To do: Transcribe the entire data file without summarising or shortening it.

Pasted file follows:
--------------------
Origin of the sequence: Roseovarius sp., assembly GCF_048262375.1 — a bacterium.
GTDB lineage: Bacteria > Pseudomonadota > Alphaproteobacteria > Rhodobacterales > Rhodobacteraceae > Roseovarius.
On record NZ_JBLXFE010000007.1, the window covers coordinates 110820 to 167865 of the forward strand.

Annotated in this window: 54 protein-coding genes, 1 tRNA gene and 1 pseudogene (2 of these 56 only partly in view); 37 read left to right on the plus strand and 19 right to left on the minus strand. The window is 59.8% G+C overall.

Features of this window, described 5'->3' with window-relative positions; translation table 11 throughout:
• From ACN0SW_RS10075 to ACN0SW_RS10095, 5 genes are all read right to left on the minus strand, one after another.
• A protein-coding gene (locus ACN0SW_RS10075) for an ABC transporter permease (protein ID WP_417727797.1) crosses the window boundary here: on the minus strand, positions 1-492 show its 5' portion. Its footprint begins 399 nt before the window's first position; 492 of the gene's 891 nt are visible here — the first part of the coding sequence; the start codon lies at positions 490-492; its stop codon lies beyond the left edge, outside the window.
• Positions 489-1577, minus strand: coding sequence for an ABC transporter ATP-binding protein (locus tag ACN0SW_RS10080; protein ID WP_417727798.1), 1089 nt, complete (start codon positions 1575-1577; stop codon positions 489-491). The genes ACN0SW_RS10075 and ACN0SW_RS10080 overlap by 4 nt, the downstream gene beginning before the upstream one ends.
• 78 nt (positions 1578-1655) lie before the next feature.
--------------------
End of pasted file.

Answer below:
Origin of the sequence: Roseovarius sp., assembly GCF_048262375.1 — a bacterium.
GTDB lineage: Bacteria > Pseudomonadota > Alphaproteobacteria > Rhodobacterales > Rhodobacteraceae > Roseovarius.
On record NZ_JBLXFE010000007.1, the window covers coordinates 110820 to 167865 of the forward strand.

Annotated in this window: 54 protein-coding genes, 1 tRNA gene and 1 pseudogene (2 of these 56 only partly in view); 37 read left to right on the plus strand and 19 right to left on the minus strand. The window is 59.8% G+C overall.

Features of this window, described 5'->3' with window-relative positions; translation table 11 throughout:
• From ACN0SW_RS10075 to ACN0SW_RS10095, 5 genes are all read right to left on the minus strand, one after another.
• A protein-coding gene (locus ACN0SW_RS10075) for an ABC transporter permease (protein ID WP_417727797.1) crosses the window boundary here: on the minus strand, positions 1-492 show its 5' portion. Its footprint begins 399 nt before the window's first position; 492 of the gene's 891 nt are visible here — the first part of the coding sequence; the start codon lies at positions 490-492; its stop codon lies beyond the left edge, outside the window.
• Positions 489-1577, minus strand: coding sequence for an ABC transporter ATP-binding protein (locus tag ACN0SW_RS10080; protein ID WP_417727798.1), 1089 nt, complete (start codon positions 1575-1577; stop codon positions 489-491). The genes ACN0SW_RS10075 and ACN0SW_RS10080 overlap by 4 nt, the downstream gene beginning before the upstream one ends.
• 78 nt (positions 1578-1655) lie before the next feature.